Poor industry performance is responsible for high nuclear power costs and industry stagnation, not regulation. I’ve had several people ask about this post, so here is a thread on nuclear costs https://twitter.com/ezraklein/status/1384707199172177926
The post reviews the argument in a recent book “Why Nuclear Power Has Been a Flop.” It notes that nuclear power plants in many countries are expensive, and lays much of the responsibility on nuclear safety regulation https://rootsofprogress.org/devanney-on-the-nuclear-flop
The causes of high nuclear costs are complex and vary depending on projects. Regulation does have costs because safety has costs. That said the book and post do not reflect current literature on the causes of high costs
The large sizes of conventional nuclear power means reactors are construction megaprojects, typically defined as projects costing more than $1 billion.
Across countries and technologies, megaprojects are prone to cost overruns and escalation https://www.mckinsey.com/business-functions/operations/our-insights/megaprojects-the-good-the-bad-and-the-better
This is true for energy infrastructure as well. When we examined it we found construction cost overruns for most electric infrastructure, but particularly nuclear and hydro units due to their large sizes https://www.sciencedirect.com/science/article/abs/pii/S2214629614000942
Complexity requires precise project management and even then unexpected events (i.e. a global pandemic) can cause workforce, parts, and other delays.
As capital-intensive infrastructure that must be financed, time overruns breed cost overruns (and higher future financing costs)
Looking at overnight construction costs (w/o financing), @J_Lovering
, and @TedNordhaus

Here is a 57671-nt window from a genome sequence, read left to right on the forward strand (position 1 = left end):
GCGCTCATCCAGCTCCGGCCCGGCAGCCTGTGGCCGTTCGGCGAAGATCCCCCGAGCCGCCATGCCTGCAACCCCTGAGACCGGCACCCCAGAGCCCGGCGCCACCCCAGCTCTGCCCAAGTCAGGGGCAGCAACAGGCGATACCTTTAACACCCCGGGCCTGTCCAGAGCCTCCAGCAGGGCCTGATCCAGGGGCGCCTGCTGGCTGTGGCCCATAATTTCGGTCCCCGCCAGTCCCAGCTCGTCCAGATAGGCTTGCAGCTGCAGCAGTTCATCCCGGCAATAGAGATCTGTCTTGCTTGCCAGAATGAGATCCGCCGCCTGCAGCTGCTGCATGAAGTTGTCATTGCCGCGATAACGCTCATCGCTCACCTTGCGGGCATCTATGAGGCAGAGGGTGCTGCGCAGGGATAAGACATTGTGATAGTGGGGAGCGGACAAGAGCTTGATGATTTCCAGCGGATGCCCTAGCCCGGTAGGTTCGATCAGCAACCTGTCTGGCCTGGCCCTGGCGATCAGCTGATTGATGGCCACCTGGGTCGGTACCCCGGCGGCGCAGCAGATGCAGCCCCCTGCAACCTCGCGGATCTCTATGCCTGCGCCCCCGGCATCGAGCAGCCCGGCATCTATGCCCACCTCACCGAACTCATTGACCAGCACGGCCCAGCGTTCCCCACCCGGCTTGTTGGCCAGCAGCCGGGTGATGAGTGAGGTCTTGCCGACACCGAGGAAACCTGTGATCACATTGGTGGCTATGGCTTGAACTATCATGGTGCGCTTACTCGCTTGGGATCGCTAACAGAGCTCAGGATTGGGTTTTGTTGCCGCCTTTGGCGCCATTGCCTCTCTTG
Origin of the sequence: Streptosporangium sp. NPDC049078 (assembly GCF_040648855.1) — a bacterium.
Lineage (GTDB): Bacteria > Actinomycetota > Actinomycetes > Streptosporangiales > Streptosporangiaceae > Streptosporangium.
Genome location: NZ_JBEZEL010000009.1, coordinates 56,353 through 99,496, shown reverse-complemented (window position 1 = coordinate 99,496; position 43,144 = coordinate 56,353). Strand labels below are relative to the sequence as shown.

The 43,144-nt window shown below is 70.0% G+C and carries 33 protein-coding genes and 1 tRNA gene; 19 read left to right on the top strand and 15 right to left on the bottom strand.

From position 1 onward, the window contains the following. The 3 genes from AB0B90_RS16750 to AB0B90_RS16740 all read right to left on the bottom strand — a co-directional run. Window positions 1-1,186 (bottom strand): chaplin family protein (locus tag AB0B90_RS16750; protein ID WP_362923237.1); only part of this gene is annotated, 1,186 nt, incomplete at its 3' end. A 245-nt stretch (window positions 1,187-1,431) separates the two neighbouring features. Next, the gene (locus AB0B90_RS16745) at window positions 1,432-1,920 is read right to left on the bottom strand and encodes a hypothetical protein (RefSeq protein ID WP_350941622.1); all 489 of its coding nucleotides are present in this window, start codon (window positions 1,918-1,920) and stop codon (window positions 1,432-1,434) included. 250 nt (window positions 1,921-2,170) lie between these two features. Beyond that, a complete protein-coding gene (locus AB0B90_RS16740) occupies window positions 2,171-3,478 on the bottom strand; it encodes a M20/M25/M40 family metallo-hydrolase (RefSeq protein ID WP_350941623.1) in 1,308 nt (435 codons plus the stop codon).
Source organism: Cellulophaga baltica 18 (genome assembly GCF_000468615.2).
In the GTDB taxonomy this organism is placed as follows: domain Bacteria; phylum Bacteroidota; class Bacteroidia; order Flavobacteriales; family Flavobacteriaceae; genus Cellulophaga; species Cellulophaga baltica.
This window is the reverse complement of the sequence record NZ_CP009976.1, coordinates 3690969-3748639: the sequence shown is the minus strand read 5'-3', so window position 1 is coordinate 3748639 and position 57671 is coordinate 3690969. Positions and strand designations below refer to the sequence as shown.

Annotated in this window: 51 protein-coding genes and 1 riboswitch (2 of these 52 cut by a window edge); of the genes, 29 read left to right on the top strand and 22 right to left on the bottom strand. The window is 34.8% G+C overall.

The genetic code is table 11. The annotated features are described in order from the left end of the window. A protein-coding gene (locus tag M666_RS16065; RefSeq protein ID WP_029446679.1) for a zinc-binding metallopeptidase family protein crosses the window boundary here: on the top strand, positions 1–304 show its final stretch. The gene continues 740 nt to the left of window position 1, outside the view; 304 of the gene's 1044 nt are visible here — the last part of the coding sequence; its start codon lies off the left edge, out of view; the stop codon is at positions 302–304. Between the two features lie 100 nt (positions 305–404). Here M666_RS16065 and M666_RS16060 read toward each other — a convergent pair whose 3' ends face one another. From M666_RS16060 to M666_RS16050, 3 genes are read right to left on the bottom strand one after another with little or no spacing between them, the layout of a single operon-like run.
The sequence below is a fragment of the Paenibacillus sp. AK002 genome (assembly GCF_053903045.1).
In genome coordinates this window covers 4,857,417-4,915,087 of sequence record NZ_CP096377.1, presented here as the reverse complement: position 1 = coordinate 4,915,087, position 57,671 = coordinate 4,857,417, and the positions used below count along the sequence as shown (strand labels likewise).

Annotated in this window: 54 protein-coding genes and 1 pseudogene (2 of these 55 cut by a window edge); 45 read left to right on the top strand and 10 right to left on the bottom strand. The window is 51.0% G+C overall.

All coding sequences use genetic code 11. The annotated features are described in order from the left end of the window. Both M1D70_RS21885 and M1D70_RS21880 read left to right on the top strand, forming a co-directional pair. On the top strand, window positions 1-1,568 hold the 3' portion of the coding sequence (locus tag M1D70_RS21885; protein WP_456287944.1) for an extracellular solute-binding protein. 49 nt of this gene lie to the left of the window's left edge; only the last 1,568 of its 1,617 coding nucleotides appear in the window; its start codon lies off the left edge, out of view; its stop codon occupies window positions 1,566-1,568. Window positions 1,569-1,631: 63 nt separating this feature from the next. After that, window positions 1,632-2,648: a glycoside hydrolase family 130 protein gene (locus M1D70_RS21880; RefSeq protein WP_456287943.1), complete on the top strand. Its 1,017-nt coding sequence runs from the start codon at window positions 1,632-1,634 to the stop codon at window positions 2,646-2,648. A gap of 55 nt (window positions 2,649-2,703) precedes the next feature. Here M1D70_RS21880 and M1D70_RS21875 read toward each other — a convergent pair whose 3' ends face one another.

found wide variations in cost performance.
Many nations saw increases. Low costs were achieved with standardization, multiple units, and learning https://www.sciencedirect.com/science/article/pii/S0301421516300106
In the U.S., total costs quickly rose in the 1970s due to rising interest costs, limited workforces leading to salary escalations, poor quality workforces, and a lack of reactor standardization.
Further, the energy crisis evaporated demand for projects
Notably, while largely missing from the literature and public debates, dozens of nuclear projects were cancelled.
So not only do nuclear plants carry a risk of going way over budget, they also have a high risk of being cancelled
For nuclear projects, the construction issues are often driven by concrete and steel. The nuclear island is only a portion of the overall capital costs (and engineering/licensing is tiny on a PROJECT basis) https://www.world-nuclear.org/information-library/economic-aspects/economics-of-nuclear-power.aspx
Based on project analysis, industry experience, and academic literature know why some nuclear plants are cheap and others are expensive. @kirstygogan
and Eric Ingersoll lay it out well https://d2umxnkyjne36n.cloudfront.net/documents/D7.3-ETI-Nuclear-Cost-Drivers-Summary-Report_April-20.pdf?mtime=20180426151016
Not having standardized designs or, inexplicably, beginning construction before a design is complete are large drivers of high costs
What role does regulation have to play in in high costs? Its debatable but probably not a lot.
Specific regulatory changes during construction could cause delays for a project (like NEPA or TMI) but the general scheme of regulation is historically predictable
A recent analysis found that safety related costs were only a minor factor in rising costs.
More important were general increases in construction costs in the economy, and soft costs like labor supervision https://www.cell.com/joule/pdf/S2542-4351(20)30458-X.pdf
So the question is how do we make nuclear cheap?
Reactor standardization, low labor costs, and effective megaproject project management are likely to support Russia and China’s dominance of markets for conventional nuclear power https://www.powermag.com/russia-china-drive-africas-plan-for-nuclear-expansion/